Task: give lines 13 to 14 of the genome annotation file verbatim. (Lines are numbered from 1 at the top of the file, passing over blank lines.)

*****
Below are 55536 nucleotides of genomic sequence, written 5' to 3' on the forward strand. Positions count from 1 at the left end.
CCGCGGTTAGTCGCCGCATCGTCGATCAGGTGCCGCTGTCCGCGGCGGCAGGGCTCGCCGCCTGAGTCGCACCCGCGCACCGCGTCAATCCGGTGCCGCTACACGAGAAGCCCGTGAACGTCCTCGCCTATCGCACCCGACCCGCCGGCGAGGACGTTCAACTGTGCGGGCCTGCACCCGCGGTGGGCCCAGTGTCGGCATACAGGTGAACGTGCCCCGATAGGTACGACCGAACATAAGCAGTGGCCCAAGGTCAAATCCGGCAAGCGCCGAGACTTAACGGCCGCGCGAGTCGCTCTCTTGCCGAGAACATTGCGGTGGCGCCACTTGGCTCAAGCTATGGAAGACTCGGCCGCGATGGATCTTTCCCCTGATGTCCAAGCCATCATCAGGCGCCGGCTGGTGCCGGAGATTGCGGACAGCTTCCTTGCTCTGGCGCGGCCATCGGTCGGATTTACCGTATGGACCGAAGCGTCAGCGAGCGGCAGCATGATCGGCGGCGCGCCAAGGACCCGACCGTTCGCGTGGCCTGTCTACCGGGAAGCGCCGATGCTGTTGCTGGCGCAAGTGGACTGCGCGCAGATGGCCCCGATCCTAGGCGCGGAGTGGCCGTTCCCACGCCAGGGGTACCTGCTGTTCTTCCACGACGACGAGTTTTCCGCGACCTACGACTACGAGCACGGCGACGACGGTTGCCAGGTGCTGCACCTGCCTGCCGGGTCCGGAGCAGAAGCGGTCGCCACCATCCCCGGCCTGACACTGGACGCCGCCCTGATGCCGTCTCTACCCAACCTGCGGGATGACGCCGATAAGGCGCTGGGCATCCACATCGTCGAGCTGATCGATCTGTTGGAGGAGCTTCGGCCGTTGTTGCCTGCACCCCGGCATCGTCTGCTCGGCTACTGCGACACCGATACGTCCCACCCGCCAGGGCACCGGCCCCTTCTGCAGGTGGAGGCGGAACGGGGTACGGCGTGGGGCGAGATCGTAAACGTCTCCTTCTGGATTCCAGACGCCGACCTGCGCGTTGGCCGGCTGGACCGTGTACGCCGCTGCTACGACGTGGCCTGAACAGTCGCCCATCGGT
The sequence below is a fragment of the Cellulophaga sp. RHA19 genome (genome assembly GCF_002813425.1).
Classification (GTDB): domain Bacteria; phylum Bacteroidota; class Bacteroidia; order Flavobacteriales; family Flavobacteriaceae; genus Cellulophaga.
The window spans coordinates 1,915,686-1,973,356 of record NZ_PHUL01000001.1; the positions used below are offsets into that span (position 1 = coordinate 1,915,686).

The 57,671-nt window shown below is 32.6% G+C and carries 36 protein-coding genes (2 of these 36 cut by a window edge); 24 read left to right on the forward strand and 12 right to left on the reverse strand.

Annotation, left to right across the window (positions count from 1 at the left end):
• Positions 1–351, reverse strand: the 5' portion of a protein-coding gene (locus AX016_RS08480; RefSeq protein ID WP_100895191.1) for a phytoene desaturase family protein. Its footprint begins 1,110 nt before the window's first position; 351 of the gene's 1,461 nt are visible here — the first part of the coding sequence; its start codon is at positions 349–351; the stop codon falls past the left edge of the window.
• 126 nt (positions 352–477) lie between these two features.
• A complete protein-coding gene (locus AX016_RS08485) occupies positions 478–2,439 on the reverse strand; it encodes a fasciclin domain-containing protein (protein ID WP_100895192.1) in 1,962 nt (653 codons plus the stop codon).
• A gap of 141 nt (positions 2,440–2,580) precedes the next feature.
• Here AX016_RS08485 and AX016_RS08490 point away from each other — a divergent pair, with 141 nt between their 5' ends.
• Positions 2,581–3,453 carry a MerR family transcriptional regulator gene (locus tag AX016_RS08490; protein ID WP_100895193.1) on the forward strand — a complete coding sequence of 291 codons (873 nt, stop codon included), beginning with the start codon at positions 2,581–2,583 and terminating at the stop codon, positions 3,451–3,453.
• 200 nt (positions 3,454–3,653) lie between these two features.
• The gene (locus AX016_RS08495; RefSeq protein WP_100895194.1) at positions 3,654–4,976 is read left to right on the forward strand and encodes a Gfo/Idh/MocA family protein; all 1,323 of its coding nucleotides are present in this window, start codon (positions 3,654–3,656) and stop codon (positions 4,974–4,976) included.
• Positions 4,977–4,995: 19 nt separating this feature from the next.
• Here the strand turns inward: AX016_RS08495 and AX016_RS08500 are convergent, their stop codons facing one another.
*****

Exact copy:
• Positions 2,581–3,453 carry a MerR family transcriptional regulator gene (locus tag AX016_RS08490; protein ID WP_100895193.1) on the forward strand — a complete coding sequence of 291 codons (873 nt, stop codon included), beginning with the start codon at positions 2,581–2,583 and terminating at the stop codon, positions 3,451–3,453.
• 200 nt (positions 3,454–3,653) lie between these two features.